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Odinxgen

Could this be a sandstone meteorite, Seriously

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1 hour ago, billpeters said:

"How could any of us here ignore the clues that are left in this rock", Odinxgen. 

"Sandstone is a sedimentary rock composed mostly of quartz sand, but it can also contain significant amounts of feldspar, and sometimes silt and clay."

"Accessory minerals are all other mineral grains in a sandstone; commonly these minerals make up just a small percentage of the grains in a sandstone. Common accessory minerals include micas (muscovite and biotite), olivinepyroxene, and corundum.[4][5] Many of these accessory grains are more dense than the silicates that make up the bulk of the rock. These heavy minerals are commonly resistant to weathering and can be used as an indicator of sandstone maturity through the ZTR index.[6] Common heavy minerals include zircontourmalinerutile (hence ZTR), garnetmagnetite, or other dense, resistant minerals derived from the source rock."

The white crust is limestone or a calcium product.

Cheers.

billpeters

Yes but what is your claim here because the only crystal structures included are quite small, which indicates rapid cooling and Olivine is what we are talking here, found in Martian meteorites as well and abundant ish on mars a lot of it is quartz sand with an unknown black flake substance which is probably pyroxene, also found in Martian meteorites,, aaand the yellowish crystals are also probably olivine. So this and the unusual shape that has limited ability to have happened? I'm just not understanding what you are refuting, or the point you are making when this has been acknowledged and actually doesn't disprove anything?

 

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And a white crust is exactly what has been said to be an indicator so saying that it has a white crust will get us nowhere, I do wonder what your honest opinion is about the imprints because If you look at all the sides carfully you will see what I mean by it not being possible to have been held up on such a small face the explenations for how these may have formed are so far off from what I am seeing and you can clearly see that in the video.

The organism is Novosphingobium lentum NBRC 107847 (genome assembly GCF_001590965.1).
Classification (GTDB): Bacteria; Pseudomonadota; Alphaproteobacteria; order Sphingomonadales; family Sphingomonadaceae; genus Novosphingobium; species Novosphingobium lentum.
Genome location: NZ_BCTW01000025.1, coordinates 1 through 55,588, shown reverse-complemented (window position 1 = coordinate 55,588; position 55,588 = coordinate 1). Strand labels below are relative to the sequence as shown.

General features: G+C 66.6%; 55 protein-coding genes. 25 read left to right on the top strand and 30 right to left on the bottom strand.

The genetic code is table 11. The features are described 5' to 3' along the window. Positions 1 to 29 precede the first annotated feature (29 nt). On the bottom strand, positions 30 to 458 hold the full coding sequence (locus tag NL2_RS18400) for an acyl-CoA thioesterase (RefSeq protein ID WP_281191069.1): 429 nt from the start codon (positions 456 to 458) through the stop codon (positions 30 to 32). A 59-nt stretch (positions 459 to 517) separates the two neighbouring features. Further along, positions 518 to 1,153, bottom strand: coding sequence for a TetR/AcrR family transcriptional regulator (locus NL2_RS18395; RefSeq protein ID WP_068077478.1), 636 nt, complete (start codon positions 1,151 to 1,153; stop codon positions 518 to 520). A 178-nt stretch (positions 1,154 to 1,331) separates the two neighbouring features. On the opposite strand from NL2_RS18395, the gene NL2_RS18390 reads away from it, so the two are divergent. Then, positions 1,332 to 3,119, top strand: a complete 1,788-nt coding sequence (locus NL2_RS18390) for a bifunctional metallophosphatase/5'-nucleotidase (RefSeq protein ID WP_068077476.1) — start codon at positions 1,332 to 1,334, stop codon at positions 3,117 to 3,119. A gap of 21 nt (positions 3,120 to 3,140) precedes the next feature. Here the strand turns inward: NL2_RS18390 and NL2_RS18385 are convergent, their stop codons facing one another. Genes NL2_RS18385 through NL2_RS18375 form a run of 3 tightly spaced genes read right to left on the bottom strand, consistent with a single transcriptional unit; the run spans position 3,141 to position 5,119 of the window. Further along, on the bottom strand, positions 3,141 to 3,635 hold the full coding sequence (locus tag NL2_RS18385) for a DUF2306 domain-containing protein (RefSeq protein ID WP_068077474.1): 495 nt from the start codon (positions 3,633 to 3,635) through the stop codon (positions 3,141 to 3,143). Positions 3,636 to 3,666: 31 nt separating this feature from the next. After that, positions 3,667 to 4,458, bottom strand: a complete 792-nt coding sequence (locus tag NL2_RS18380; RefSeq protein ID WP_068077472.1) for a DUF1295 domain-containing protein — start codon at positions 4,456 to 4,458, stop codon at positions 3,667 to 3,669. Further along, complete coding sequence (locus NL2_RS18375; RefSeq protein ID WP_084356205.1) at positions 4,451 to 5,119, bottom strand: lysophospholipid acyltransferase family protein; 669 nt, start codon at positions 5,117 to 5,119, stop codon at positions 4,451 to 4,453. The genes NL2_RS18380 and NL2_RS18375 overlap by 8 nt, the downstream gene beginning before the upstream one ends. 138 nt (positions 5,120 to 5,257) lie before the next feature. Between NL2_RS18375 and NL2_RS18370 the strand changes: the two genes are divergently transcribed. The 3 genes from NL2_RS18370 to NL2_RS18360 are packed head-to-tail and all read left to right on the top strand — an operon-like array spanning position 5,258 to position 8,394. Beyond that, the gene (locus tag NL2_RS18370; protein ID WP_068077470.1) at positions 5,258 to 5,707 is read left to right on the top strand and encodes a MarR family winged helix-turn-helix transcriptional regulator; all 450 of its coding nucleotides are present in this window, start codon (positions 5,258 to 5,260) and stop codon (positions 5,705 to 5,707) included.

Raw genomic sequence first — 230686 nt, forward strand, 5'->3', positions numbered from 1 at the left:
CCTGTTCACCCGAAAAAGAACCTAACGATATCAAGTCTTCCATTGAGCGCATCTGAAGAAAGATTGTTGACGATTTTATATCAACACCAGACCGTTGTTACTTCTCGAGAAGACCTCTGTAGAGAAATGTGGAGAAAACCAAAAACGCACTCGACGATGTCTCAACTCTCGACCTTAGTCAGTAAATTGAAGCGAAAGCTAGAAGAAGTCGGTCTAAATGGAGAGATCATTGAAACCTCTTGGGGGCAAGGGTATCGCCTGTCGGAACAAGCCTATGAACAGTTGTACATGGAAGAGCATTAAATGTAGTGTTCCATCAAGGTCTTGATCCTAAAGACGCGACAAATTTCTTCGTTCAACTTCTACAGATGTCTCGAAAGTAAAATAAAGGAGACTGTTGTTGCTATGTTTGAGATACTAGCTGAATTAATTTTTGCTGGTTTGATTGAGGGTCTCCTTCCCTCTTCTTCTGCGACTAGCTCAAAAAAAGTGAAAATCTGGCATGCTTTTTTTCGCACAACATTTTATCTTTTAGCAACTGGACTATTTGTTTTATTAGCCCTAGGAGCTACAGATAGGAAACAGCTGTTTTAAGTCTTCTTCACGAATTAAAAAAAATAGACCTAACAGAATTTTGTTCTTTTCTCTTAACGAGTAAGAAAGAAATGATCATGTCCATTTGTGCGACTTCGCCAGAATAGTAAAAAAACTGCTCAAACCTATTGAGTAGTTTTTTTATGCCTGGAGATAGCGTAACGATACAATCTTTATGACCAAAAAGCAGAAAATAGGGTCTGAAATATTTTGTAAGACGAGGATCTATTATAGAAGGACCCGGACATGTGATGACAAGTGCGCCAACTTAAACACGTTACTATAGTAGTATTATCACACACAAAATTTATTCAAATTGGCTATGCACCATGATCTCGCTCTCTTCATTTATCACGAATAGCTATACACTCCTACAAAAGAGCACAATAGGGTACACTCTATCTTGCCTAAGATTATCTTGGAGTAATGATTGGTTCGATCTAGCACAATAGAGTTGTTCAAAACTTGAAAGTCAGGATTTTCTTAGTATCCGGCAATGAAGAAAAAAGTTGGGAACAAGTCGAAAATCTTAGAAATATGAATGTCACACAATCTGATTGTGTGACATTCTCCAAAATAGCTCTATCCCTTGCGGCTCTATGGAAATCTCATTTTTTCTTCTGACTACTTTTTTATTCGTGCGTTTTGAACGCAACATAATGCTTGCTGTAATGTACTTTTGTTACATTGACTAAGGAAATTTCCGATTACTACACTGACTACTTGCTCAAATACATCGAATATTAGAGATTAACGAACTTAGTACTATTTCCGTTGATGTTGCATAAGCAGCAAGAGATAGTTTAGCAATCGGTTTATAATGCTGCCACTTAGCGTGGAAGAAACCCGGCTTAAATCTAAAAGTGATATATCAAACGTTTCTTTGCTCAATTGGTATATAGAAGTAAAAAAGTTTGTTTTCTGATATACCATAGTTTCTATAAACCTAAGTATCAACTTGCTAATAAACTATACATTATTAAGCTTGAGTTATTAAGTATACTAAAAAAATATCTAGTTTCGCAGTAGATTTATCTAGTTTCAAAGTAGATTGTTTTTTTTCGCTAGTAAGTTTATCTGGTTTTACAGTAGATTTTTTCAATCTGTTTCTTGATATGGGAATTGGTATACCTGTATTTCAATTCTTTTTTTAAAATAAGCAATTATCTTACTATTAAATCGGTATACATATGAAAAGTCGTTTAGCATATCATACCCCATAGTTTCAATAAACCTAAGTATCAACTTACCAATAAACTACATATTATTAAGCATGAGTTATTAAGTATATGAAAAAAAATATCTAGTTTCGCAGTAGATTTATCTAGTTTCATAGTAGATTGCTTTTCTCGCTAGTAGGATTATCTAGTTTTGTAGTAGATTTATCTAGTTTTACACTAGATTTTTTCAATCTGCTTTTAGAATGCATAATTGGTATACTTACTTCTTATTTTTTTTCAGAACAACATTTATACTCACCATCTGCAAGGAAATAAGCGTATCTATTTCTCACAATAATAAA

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Billpeters, 

I am just being honest, I'm not attacking your experience or skill as you clearly are better suited to id this than I am. 

That being said none of us here can say that we know what one would look like iim just saying that there is a lot of indicators that this is real. And given everything I have presented I hope to see at least some entertainment of the idea that I could be right about what we are looking at. Because at the end of the day there is no magic wand that will make this a meteorite if it's not. Maybe its just a regular old sandstone but I don't think its a coincidence that the video I posted before my own is the only comparable stone I have seen in some regards. But I believe that this one is far superior as it has MANY identifying features such as melt accumulation in the deep imprints, possible orientation, Super fine crystal olivine. And the Imprints which to me clearly resemble regmaglypht patterns although less so than iron and more so than stone.

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Posted (edited)

The shape of your sandstone boulder with it's pits is the common shape and pits one sees from terrestrial, weather worn sandstone rocks. The shape or your rock has no similarity to Martian rocks, nor any similarity to the regmaglypts of other meteorites. 

Those pits look naturally occurring due to water, heat, frost weathering. They are dissimilar to man-made nutting stones.

billpeters

Edited by billpeters
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59 minutes ago, billpeters said:

The shape of your sandstone boulder with it's pits is the common shape and pits one sees from terrestrial, weather worn sandstone rocks. The shape or your rock has no similarity to Martian rocks, nor any similarity to the regolyiths of other meteorites. 

Those pits look naturally occurring due to water, heat, frost weathering. They are dissimilar to man-made nutting stones.

billpeters